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Being a kind of an "ID", Russian traditional outfit carefully indicated all changes of a family and social status of a person. Traditionally, the age of 25 was counted as the latest possible age for a marriage for village people. So, the main difference reflected in adults' clothes was "married / not married".

Married woman (baba).
A married woman's outfit consisted of:

As 4 regional types of clothes existed in Russia, so the difference between womens' and girls' outfit depended on a region.

A Sarafan-type (Northern and North-Western Russia; Siberia).
In some regions, unmarried girls wore shirts (underdresses) only. In this case, after marriage, they must add a sarafan (dress) with an apron to their outfit. At the same time, if a local tradition allowed unmarried girls wearing a sarafan, then after being married, young women started making their sarafans of more expensive materials.

A poneva-type (Southern Russia).
In Southern regions, a sarafan was worn by unmarried girls only (it was thought as "stylish" and "up-to-date" costume). Contrary, married women put on a traditional and "approved-by-ancestors" poneva- skirt.

For andarak-type and kubilek-type outfits, only women's headdresses should be changes after marriage.

Village beliefs taught that for couple of years right after marriage (so-called "years of beauty") a young wife radiated mystical "fertility rays" - in other words, a young wife fertilized everybody and everything around her. In different villages, this period was counted in different ways. It could last for 1 year, 3 years, 5 years, "till the first baby was born", "till the third pregnancy", and so on. And, for the whole "years of beauty", a young woman's costume reflected her extreme fertilizing ability by a large amount of red color, golden trim, pearls, and rich embroidery.

Tradition allowed a young wife to continue wearing unmarried girls' outfit. However, there were 2 limitations there. First, whereas a girl's venec - "a diadem" - did not cover a wearer's hair completely, married women must hide their hair under a modest povoinik on weekdays, and bright and festive soroka, lobaznya, borushka (depending on a local tradition) for celebrations. Second, a married woman should not include any "city-style" items (like long gloves, umbrellas, and boots) in her costume.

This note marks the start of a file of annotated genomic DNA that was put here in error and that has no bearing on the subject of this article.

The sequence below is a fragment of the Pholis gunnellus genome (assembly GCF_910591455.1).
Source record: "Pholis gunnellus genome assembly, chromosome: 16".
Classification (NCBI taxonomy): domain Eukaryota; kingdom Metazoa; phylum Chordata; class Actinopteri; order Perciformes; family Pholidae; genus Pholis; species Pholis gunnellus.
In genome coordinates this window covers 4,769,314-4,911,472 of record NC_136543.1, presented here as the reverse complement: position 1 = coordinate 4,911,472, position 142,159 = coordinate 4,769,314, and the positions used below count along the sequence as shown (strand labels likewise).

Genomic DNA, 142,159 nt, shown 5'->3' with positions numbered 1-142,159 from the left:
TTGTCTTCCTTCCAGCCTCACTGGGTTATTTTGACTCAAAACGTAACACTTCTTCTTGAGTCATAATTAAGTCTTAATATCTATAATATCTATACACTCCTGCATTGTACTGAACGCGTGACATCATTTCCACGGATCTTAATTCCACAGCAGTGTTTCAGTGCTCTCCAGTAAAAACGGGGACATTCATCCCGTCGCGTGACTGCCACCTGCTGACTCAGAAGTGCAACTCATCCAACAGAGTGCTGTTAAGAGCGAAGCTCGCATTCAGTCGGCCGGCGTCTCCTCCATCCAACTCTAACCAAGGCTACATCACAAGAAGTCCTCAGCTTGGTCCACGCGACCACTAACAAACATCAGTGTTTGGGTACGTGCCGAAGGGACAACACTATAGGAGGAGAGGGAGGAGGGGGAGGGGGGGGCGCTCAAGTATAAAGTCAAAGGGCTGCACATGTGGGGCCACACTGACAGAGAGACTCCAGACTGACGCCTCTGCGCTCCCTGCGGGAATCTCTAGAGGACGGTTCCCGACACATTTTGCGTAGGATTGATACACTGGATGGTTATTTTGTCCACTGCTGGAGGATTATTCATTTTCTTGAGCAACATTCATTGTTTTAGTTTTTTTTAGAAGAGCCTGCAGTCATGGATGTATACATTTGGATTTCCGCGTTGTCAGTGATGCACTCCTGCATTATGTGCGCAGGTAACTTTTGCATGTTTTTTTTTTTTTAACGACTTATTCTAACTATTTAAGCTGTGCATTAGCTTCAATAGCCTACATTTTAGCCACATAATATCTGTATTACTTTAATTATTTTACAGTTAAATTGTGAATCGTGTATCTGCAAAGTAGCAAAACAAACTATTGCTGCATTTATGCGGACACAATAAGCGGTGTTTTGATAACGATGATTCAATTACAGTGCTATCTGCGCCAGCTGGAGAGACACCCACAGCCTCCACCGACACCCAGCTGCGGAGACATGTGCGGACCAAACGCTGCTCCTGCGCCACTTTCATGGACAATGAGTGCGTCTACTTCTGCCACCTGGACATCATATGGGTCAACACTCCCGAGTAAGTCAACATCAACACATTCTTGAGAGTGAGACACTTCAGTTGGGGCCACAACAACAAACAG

Also, during "years of beauty", a woman was allowed adding colored ribbons for your headdress, as it was for unmarried girls. The difference was that girls entwined their hair with ribbons, whereas a married woman should attach ribbons to a headdress, not to her hair directly.

Embroidery designs for a married woman's cloths decoration became "more mature" from a village point of view. Girls have worn Swans and Trees of Life, as a sign of their readiness to be mothers. But, actual mothers wore lyagushechka ("a pretty frog") - a formalized image of a delivering goddess.

When a woman gave birth to her first child, she symbolically became "a horned mother", and, consequently, added horns to her headdress. In some regions, these horns were up to 2 feet high. In other villages, contrary, just two small pompoms over a woman's forehead alluded to horns. Also, mothers with kids embroidered lyagushechkas on their outfits using golden thread, gemstones and pearls, whereas childless women depicted a goddess with red silk thread.

When "years of beauty" were over, a woman's outfit turned to less colorful and less festive one. It included less amount of red than before, and a red color itself became darker and darker with ages. However, an expensive fur coat ("shuba") was a must for a married woman after 30. Symbolically, a woman "put off" her "fertility radiation" and "put on" signs of wealth and success.

Married man (muzhik).
Man's outfit consisted of:

  • a shirt
  • pants
  • boots (made of leather or of bast fiber, depending on regional specifics and wealth of a particular man)
  • a waistband
  • a hat
  • outerwear